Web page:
Elle Macy and Chelsea Adomaitis perform in a foot of snow on Hurricane Ridge. Photo by Lindsay Thomas, courtesy of Pacific Northwest Ballet
Don’t compromise your warm-up.
In summertime in Colorado, daytime temperatures can reach the 80s or even 90s, while nights drop into the 40s or lower. Alicia Mae Holloway, another DTH dancer who traveled to Vail with the company, remembers one night when the lights came up and she could see her breath onstage. Before going on, layers (and more layers) were a must. Plus, she had run through her usual 20- to 30-minute warm-up several times in the open-air backstage area, where a space heater provided little comfort.
“Instead of focusing on activating my muscles, I had to focus on keeping them warm,” Holloway says. “I did about three times as many crunches as I normally do. I was running in place, doing a lot more TheraBand exercises to keep my feet and my toes warm.” She recommends bringing a mat to an outdoor stage, so you have insulation from the cold floor while you get your blood flowing.
As the choreographer, be open to last-minute changes.
Bartee created what he thought was the final choreography during rehearsals, but when he and the PNB dancers returned to Hurricane Ridge, the mountain they’d scoped out six months earlier, they found more than a foot of snow on the ground. “We didn’t know how deep it would be, and we didn’t really know how cold it would be,” he says. So he just had dancers plant their boots and stay. “We couldn’t do anything that moved a lot. Our moving dance phrases became stationary and more image-based.”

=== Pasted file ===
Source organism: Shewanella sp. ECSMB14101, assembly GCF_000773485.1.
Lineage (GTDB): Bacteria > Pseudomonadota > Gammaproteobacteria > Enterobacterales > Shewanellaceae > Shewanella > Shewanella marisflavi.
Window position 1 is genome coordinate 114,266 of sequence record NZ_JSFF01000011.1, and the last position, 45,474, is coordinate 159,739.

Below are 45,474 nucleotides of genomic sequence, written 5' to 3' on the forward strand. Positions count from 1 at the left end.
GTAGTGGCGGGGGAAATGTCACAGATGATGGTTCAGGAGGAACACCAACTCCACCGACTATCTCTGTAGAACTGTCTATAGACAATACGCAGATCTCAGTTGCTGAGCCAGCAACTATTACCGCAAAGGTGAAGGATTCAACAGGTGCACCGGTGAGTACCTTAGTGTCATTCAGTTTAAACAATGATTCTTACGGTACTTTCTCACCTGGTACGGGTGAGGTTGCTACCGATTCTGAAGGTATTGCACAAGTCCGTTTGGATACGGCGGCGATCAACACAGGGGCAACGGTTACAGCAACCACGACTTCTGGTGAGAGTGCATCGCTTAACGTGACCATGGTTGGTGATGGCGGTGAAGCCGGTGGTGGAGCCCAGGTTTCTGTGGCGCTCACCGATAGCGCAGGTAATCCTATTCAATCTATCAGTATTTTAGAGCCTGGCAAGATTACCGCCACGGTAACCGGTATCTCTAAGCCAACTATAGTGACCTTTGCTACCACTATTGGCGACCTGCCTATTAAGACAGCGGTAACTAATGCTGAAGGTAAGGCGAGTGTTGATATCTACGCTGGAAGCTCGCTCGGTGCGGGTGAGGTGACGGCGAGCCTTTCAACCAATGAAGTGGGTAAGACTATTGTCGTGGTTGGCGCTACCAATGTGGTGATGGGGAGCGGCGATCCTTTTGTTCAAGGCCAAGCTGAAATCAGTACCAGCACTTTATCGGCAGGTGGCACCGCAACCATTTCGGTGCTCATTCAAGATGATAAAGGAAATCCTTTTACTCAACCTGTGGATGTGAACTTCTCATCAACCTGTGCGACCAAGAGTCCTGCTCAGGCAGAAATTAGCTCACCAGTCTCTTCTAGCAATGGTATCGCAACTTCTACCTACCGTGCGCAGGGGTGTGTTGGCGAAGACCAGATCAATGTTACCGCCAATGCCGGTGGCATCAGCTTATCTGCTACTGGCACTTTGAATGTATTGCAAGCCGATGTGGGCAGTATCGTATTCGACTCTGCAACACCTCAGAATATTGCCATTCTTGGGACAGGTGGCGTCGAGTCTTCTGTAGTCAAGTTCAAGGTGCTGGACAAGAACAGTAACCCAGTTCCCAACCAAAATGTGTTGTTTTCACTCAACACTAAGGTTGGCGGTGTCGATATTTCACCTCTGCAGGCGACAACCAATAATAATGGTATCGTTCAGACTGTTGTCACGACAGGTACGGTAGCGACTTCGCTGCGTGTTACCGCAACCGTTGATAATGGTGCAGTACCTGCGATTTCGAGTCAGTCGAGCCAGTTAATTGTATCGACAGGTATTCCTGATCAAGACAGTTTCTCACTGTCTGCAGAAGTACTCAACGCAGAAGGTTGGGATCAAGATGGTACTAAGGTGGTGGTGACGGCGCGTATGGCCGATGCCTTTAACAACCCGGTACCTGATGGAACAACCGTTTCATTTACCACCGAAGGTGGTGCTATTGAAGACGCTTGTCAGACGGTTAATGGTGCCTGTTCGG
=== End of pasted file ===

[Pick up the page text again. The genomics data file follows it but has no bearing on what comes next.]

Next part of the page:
Assistants waited off-camera with parkas for the dancers to huddle in between takes. Bartee also swears by Hot Hands instant hand warmers.
Say it with us: Hydrate!
Although students in Dance the World parades don’t need to worry about snow or freezing temperatures, Schaeffer has seen dancers get overheated. Drinking plenty of water and having a good meal before performing under the hot sun is a must. Dancers definitely all need to wear sunscreen, too. If you’re dancing or marching in a parade, Schaeffer also recommends keeping Band-Aids on hand in case shoes start to cause blisters.
When he went to Vail, Rose bought an extra-large reusable bottle, just for the trip. He was glad to have it, because he was drinking water like crazy and didn’t have time to be constantly refilling. Your body uses fluid faster at high elevations, so you’ll need to drink more water than usual. Rose says he’d drain two bottles before he even started his day.
Despite the challenges, performing in nature or outside one’s usual venue can be very rewarding. “It’s like getting used to stage lights,” says Bartee, of dancing in the wilderness. “It’s quite shocking the first time that you’re doing it, and it really throws you off, but then, after a couple of times your body adjusts very quickly, and it’s OK.”
Andrea Marks is a Dance Teacher contributing editor.